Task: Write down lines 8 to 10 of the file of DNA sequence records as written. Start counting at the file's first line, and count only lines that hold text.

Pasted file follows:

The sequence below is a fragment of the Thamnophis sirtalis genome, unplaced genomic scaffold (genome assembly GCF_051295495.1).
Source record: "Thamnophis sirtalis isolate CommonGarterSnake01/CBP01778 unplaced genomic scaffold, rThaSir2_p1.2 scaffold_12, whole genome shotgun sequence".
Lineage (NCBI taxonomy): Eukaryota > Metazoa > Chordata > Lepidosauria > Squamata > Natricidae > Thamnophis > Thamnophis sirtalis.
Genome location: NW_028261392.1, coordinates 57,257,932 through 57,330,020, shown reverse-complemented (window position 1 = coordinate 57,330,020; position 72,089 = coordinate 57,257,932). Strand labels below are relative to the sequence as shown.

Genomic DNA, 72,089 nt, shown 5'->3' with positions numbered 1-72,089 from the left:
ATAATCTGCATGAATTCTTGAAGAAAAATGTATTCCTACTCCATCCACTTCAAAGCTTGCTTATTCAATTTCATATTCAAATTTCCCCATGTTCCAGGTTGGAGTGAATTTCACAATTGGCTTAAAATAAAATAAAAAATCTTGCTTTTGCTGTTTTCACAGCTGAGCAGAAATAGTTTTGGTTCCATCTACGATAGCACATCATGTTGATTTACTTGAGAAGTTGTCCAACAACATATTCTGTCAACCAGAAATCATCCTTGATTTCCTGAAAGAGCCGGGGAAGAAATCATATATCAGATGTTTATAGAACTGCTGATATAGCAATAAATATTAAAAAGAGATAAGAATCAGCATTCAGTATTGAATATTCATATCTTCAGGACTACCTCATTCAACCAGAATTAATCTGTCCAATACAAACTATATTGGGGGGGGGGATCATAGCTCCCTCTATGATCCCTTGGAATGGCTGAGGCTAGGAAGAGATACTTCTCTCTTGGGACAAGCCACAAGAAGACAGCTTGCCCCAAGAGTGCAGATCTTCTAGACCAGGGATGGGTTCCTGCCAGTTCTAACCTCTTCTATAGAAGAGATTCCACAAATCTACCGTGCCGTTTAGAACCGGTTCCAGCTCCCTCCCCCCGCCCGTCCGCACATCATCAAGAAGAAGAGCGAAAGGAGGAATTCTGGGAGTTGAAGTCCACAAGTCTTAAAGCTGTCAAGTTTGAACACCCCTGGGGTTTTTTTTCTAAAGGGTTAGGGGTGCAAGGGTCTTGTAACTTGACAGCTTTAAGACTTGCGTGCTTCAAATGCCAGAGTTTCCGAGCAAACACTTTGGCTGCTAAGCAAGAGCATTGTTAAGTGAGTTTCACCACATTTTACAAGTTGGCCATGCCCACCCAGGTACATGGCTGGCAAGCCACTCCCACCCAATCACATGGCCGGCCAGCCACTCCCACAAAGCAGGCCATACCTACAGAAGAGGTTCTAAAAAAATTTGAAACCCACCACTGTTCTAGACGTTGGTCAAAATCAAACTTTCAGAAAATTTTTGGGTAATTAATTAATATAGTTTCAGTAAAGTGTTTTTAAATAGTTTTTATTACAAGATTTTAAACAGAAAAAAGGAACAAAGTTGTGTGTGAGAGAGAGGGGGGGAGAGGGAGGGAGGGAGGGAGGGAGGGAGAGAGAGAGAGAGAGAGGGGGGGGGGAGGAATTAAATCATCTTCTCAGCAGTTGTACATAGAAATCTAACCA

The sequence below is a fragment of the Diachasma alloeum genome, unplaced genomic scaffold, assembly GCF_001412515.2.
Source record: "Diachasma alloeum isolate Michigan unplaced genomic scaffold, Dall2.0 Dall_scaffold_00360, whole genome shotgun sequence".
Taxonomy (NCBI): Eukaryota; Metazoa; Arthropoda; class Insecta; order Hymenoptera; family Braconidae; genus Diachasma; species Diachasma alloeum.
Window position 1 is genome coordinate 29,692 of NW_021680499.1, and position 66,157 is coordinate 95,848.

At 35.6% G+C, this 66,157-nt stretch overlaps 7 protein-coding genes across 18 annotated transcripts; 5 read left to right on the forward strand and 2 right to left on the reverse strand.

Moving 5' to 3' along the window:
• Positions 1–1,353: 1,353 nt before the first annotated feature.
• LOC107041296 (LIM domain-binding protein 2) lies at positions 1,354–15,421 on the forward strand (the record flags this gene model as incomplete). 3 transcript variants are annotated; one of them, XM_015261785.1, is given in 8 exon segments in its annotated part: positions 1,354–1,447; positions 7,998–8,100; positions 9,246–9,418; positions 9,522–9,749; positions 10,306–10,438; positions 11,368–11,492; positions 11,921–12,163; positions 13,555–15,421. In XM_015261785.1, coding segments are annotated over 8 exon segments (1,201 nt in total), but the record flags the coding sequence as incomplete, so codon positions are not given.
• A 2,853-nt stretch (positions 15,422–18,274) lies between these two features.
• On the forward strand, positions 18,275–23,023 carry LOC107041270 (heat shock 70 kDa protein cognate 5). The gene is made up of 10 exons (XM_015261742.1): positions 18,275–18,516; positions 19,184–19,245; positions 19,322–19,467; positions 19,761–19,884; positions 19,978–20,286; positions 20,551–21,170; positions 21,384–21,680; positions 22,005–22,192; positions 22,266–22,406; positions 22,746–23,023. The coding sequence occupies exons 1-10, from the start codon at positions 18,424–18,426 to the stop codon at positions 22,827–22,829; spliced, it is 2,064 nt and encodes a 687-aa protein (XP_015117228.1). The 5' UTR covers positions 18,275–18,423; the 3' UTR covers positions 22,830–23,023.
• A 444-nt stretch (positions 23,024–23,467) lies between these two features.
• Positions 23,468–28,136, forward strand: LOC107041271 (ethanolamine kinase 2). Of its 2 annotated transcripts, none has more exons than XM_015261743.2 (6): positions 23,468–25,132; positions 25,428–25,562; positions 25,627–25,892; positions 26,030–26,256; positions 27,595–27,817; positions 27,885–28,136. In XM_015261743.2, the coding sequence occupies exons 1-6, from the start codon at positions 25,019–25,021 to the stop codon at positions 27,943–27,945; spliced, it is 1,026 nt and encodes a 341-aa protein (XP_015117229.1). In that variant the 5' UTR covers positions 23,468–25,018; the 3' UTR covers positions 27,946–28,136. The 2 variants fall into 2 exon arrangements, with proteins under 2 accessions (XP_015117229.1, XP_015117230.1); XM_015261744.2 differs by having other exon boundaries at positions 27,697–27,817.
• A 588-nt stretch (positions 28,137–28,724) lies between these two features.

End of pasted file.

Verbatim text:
Source record: "Diachasma alloeum isolate Michigan unplaced genomic scaffold, Dall2.0 Dall_scaffold_00360, whole genome shotgun sequence".
Taxonomy (NCBI): Eukaryota; Metazoa; Arthropoda; class Insecta; order Hymenoptera; family Braconidae; genus Diachasma; species Diachasma alloeum.
Window position 1 is genome coordinate 29,692 of NW_021680499.1, and position 66,157 is coordinate 95,848.